A few days before his arrival, Junius and Manlius had laid vigorous siege to the town of Nesatium, in which the principal Istrians, and Epulo their king, had shut themselves up.
Claudius, bringing thither the two new legions, dismissed the old army, with its commanders; invested the town himself; and prosecuted the siege with regular works.
He by the labour of many days changed the course of, and carried away in a new channel, a river which flowed on the outside of the wall, and greatly impeded the proceedings of the besiegers, while it supplied the Istrians with water.
This event, of the water being cut off, terrified the barbarians, as if effected by some supernatural power; yet still they entertained no thoughts of peace, but set about killing their wives and children; exhibiting a spectacle shocking even to their enemies; and, after putting them to death in open view on the walls, tumbled them down.
Amid the simultaneous shrieking of women and children, and this horrid carnage, the soldiers, scaling the walls, effected an entrance into the town.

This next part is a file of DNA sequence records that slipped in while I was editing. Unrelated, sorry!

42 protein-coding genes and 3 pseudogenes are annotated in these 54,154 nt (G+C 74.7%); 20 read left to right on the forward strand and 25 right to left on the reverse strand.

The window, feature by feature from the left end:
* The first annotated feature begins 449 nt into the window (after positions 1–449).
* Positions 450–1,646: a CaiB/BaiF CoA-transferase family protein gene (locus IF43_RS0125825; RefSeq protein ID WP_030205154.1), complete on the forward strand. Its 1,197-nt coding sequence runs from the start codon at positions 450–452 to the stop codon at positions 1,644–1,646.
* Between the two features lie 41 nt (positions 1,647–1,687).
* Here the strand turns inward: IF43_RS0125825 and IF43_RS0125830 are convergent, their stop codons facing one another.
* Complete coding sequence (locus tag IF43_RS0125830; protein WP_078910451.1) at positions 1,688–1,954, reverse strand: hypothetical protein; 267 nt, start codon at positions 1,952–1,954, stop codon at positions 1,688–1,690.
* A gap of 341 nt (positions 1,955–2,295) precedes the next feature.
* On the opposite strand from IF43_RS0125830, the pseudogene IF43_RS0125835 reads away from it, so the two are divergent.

As soon as the king heard the uproar of the captured city, from the cries of terror uttered by the flying inhabitants, he
plunged his sword into his breast, that he might not be taken alive; the rest were either killed or [p. 1932]
After this, two other towns, Mutila and Faveria, were stormed and destroyed. The booty, which exceeded expectation, considering the poverty of the nation, was all given up to the soldiers. Five thousand six hundred and thirty-two persons were sold by auction, and the fomenters of the war were beaten with rods and beheaded.
By the destruction of these three towns, and the death of the king, the whole country of Istria was brought to terms of peace;
every one of its states, giving hostages, submitted to the dominion of the Romans.